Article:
One would be to continue to try to make the existing structures work more efficiently. The other — a proposal from the California Efficiency + Demand Management Council, a group representing demand-response providers — was to move to an incentive-based” approach like the capacity market structures used by Eastern U.S. grid operators such as PJM and the New York Independent System Operator.

Demand response plays a much more significant role in those markets than it has in California to date, largely due to their much simpler structures, Chamberlin said. The demand-response provider is responsible for ensuring the resource is there” and posts financial collateral to the market as insurance against failing to show up and perform, she explained. Then the company either meets its promised targets when called upon or is penalized.

To be clear, the structures of these centralized capacity markets are better suited to simplified compensation models like these, compared to California’s resource-adequacy framework. California requires individual investor-owned utilities, community choice aggregators and retail electricity providers to secure their own future capacity through bilateral contracts with generators, demand-response providers and other resources — a picture that’s been further complicated by recent decisions that have centralized some, but not all, of this responsibility with the state’s two biggest utilities.

But the primary barrier to simplifying California’s treatment of demand response has been regulators’ and utilities’ reluctance to endorse a system that leaves so much in the hands of third-party aggregators, she said.

This reluctance mostly stems from the fear that demand response may not perform as well as aggregators claim and that the state needs more certainty before it can rely on them. A 2020 state agency report on grid failures that year presented data that appeared to indicate that some demand-response resources failed to provide the load reduction that they had promised they’d be able to deliver.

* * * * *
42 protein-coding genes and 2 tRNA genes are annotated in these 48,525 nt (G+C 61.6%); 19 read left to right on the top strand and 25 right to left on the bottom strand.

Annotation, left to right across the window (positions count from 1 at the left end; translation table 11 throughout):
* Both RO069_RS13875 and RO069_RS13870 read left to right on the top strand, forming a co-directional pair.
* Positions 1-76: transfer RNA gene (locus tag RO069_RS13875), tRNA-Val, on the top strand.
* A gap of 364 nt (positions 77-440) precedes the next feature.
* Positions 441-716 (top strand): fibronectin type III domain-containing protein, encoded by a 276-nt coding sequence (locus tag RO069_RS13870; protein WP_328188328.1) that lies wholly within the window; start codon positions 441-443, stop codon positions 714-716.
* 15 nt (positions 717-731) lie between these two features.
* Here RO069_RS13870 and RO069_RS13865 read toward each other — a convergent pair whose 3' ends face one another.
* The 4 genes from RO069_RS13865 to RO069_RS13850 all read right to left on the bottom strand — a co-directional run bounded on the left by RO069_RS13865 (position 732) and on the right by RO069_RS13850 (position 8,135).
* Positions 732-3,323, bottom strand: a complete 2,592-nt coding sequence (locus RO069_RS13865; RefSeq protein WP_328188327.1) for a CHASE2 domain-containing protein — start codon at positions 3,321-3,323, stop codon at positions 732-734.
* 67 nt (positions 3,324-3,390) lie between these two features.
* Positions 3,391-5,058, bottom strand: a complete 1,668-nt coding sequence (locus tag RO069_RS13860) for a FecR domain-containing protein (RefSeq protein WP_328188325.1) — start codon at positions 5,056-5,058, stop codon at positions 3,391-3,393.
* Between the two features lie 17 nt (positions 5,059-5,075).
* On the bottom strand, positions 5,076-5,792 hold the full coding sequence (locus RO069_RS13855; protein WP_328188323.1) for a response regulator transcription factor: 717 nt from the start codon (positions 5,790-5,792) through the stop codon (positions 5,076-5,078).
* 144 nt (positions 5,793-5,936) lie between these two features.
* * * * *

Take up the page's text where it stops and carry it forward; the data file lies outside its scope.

That demand-response capability needs to be something we can measure or accurately forecast how much it would be expected to reduce demand under different conditions when needed,” CAISO’s Rothleder said in his August testimony to state lawmakers.

These concerns over claims of future performance versus real-world results have stymied the development of the Demand Response Auction Mechanism, once seen as the centerpiece of transforming the state’s demand-response market, Chamberlin said. The budget for that program has been curtailed over the past three years, with no more than 200 megawatts of resources able to win contracts, and the state’s utilities have proposed shutting it down after 2023.

But demand-response companies have long argued that the flaws in how California regulators measure the value of demand-side resources are something of a self-fulfilling prophecy. In essence, they say, rules and methods that undercount demand response’s contribution to the grid feed into preconceptions that it can’t be relied on.

We’ve made it too hard because of an inherent suspicion on the part of staff at the CPUC,” White said. They don’t trust it.” 

But neither is it clear that utilities and regulators should trust the fossil gas power plants that provide peak power or, through inaction, allow them to continue to suck up the financial rewards of being the primary resource for when the grid is near its breaking point, he said. Summer heat waves in California, Texas and elsewhere have seen some of these plants forced to shut down or curtail production because of heat-related problems.

Even when they do run, these peaker plants don’t represent the best use of the money paid to keep them running, Sunrun’s Smallwood said. They are paid to be on standby and are never used 99 percent of the time, and they get paid very high energy prices when they are dispatched,” he said. If one-tenth of that support and payments could go to use the assets that are already in place — clean energy, solar-powered batteries, with customers who have resiliency needs — it would be a win-win for everyone.”

How California can design smarter demand-response incentives 

California’s poor track record on demand-response policy reform doesn’t bode well for those hoping that the status quo will improve quickly. But with heat waves giving customers multiple opportunities to show that they’re capable of reducing power use in grid-saving ways, this is the work we should be focused on between this summer and next summer, and the summer after that,” White said.

Amisha Rai, managing director of the Advanced Energy Economy trade group, agreed.“If we think more creatively and have the right signals in place for consumers — including incentives to take this sort of action — it could have a pretty dramatic impact.”

The slew of energy legislation passed by California lawmakers last month could offer some opportunities for change, Rai noted. Much of the attention has been on the passage of a law that could allow Diablo Canyon, the state’s last nuclear power plant, to stay open for at least five years past its planned 2025 shutdown. But several other budget items will certainly expand California consumers’ ability to participate in a more meaningful way with demand response,” she said.